Last week I had the great pleasure of attending the Sports Lawyers Association conference in DC. General counsel for the four major sports (NHL, NBA, MLB, NFL) presented. They were followed by the Union heads, who offered sharply contrasting views.
These were the speakers:
- William Daly, Deputy Commissioner, NHL
- Richard W. Buchanan, Executive Vice President and General Counsel, NBA
- Gary Gertzog, Senior Vice President–Business Affairs and General Counsel, NFL
- Dan Halem, Senior Vice President and General Counsel, Labor, MLB
- Billy Hunter, Executive Director, NBPA
- DeMaurice F. Smith, Executive Director, NFLPA
- Michael Weiner, Executive Director and General Counsel, MLBPA
- (Donald Fehr was attending Derek Boogaard’s service)
The Union heads were profoundly compelling. As far as the lawyers for the leagues, Bill Daly stood apart with a candid and comprehensive review of the NHL year.
In this column, I report on Daly’s comments. I will also report on the talks given by Union chiefs Hunter (NBA), Smith (NFL) and Weiner (MLB) in separate columns. Their talks were riveting (but then again I find Doogie Howser riveting).
Bill Daly Breakdown
On the Hockey Business
Daly opened with the line “business is good”. He cited a “record year both in terms of viewers and households”.
He also noted that the most recent TV deal was the “most lucrative U.S. national deal in the league’s history”. He added that the deal was unique because for the “first time ever we will have a national platform for all our playoff games”.
On the Winter Classic
“We haven’t made a decision with respect to the Winter Classic for this coming season…but certainly we expect it to happen …on Monday January 2 as I expect the NFL will play on Sunday January 1”.
On the Upcoming Expiration of the CBA in 2012
Daly stated that “we have been working several months with Donald Fehr to establish a good working relationship”.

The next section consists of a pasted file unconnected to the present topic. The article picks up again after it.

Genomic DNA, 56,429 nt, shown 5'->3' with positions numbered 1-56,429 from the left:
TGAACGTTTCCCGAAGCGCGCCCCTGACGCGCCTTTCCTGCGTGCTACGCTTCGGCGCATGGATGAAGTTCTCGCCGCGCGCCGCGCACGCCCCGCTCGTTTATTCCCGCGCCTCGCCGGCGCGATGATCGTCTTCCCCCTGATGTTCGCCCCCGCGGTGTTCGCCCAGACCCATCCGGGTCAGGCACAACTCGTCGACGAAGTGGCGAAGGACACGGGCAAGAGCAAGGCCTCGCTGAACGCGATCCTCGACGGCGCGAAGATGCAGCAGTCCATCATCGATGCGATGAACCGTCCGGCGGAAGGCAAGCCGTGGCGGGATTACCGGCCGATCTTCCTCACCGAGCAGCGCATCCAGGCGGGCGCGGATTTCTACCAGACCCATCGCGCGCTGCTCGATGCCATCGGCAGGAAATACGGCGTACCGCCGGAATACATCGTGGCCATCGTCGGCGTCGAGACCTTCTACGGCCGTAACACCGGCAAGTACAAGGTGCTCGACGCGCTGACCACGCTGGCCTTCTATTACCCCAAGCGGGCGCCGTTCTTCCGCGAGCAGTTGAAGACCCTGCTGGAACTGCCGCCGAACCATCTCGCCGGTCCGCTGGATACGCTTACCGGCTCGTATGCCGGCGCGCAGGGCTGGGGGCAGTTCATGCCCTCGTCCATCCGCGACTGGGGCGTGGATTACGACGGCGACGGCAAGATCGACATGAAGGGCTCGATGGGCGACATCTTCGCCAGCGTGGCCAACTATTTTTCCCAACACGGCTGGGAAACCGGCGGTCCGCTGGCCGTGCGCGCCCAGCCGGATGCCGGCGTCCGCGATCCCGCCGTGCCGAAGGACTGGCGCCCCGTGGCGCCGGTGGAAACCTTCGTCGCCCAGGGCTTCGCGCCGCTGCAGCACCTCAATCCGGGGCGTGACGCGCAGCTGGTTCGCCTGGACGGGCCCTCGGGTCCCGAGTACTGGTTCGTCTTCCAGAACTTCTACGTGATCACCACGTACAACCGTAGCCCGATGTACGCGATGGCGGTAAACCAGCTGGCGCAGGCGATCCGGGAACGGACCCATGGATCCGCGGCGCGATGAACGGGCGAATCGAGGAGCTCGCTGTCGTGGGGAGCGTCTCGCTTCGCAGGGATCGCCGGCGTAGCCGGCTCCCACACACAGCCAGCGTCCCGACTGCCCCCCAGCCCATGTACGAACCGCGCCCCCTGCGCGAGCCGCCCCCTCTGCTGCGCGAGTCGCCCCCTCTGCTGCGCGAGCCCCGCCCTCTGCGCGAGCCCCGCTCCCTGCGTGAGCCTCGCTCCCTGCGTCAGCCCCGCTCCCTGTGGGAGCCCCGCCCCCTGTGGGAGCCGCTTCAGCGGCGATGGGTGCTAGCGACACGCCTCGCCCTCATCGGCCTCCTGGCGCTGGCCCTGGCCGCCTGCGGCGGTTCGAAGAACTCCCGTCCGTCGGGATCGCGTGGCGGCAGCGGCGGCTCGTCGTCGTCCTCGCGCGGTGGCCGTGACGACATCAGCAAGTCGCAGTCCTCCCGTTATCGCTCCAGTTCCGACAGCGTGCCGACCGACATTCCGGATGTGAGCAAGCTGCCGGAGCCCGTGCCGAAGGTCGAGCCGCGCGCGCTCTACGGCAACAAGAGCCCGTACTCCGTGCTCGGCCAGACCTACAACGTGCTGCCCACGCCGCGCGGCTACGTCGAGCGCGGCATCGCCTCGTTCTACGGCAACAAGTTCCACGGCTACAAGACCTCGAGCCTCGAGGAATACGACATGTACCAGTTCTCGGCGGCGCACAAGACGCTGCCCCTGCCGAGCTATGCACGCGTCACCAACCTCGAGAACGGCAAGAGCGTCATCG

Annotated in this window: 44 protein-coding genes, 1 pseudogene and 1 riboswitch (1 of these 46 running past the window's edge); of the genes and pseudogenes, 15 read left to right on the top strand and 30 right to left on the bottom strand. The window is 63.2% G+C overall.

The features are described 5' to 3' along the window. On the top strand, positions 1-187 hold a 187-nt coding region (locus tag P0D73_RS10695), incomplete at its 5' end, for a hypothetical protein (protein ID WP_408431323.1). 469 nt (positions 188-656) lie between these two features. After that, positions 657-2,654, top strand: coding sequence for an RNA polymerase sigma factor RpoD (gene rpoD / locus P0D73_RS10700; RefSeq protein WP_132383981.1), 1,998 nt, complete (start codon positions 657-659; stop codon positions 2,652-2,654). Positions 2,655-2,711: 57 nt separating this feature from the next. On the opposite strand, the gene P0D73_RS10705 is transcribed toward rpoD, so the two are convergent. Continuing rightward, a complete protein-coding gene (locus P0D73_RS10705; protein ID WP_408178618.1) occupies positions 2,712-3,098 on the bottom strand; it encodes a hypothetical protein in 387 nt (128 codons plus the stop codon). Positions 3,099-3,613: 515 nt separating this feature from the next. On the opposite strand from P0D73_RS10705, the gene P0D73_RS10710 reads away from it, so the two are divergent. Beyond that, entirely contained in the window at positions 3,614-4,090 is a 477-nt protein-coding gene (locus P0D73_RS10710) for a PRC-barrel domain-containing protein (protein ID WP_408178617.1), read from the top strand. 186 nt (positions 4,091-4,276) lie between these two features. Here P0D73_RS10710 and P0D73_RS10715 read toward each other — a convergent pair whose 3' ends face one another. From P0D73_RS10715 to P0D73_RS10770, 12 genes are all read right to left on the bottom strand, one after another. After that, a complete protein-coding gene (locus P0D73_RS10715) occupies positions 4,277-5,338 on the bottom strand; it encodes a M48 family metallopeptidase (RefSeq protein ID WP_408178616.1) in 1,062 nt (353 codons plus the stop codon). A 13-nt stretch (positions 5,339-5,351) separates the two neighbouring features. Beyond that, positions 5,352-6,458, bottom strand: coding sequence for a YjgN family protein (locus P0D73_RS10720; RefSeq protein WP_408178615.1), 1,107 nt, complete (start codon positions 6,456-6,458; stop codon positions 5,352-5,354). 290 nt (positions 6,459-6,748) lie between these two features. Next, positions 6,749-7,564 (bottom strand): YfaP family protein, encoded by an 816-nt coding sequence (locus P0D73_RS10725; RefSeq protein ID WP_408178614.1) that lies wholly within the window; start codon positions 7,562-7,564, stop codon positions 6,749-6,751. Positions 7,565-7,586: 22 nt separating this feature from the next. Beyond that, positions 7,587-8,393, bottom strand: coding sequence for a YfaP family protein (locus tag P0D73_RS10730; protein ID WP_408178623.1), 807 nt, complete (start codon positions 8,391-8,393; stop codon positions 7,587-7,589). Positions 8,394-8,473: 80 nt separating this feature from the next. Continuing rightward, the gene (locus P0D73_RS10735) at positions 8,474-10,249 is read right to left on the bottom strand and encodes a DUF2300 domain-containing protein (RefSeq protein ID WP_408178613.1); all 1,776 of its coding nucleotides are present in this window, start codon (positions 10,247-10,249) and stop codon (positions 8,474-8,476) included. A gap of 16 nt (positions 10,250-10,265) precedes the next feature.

He also noted that there will not be any “substantive negotiations” until the new year, although the NHL is “prepared to engage in the process at any time”.
On the NFL litigation
“We are very interested in the ongoing NFL litigation”.
With the NFL and NBA CBAs up first, followed by MLB, Daly said “in some cases it’s not great to bat last in the batting order. However, in this case, we are pleased to be in that position”.
Translated - the NHL is watching very carefully to see if the NFL players are successful in establishing that the lockout is not legal on the basis that it constitutes an antitrust violation. The NHL is also watching what the NBA will do (i.e., will the NBA decertify and try and block a lockout too?). And of course the NBA is watching the NFL situation very carefully. Everyone is watching everyone else. MLB, though, doesn't expect to encounter any serious issues, so they're probably just watching Perfect Strangers starring Bronson Pinchot.
On Increase in Revenue
The NHL is looking at another significant increase in revenue of 7 to 8%, which is over $200 million. The NHL should be close $3 billion in revenue for this year, which is an increase of "35% since the lockout".
On the Salary Cap
The salary cap for this year was $59.4 million with floor at $43.4 million. The cap has gone up $20 million in 6 years from $39 million. The salary cap will be going up again next year to somewhere between $60.5 to $63.5 million. The final cap number will be determined at the “end of June”.
The NHL spent 2 months trying to restructure the bond deal and continues to look at “multiple alternatives”. Daly added that “we were going to need more time than we had” and Phoenix “came to the NHL asking if it was interested in extending the deal” and committed another $25 million to cover losses.
The “Governors remain committed to the market”.
Looking forward, the future of the Coyotes is “assured next year in Glendale”. The NHL made “a lot of progress this year” in understanding what a transaction should look like and the NHL hopes to be “successful in transitioning the franchise to a private buyer” by the start of next season.
On "Kovalchuk" Contracts
In negotiating the last CBA, the NHL did not negotiate term limits. It was discussed, “but not agreed upon”. Therefore, long term contracts were “not unanticipated” and it was “a function of the system”.
However, the NHL started to see “extreme front loading on contracts” and there was no doubt that certain clubs had the ability to front load more than others, thereby “creating a competitive imbalance”.
The NHL warned "clubs and that they had to be careful” and that the league “might pursue one of these cases as a circumvention”.
On Player Safety
As a result of the speed of the game and size of players, the “environment is more dangerous”. Brendan Shanahan and Mathieu Schneider are looking at reducing the size of equipment. The thought is that players would be less aggressive if the equipment was smaller. No mention if the equipment wouldn't be as hard.
Surely to the satisfaction of Max Pacioretty, the league is also looking at the design of hockey rinks to make them safer.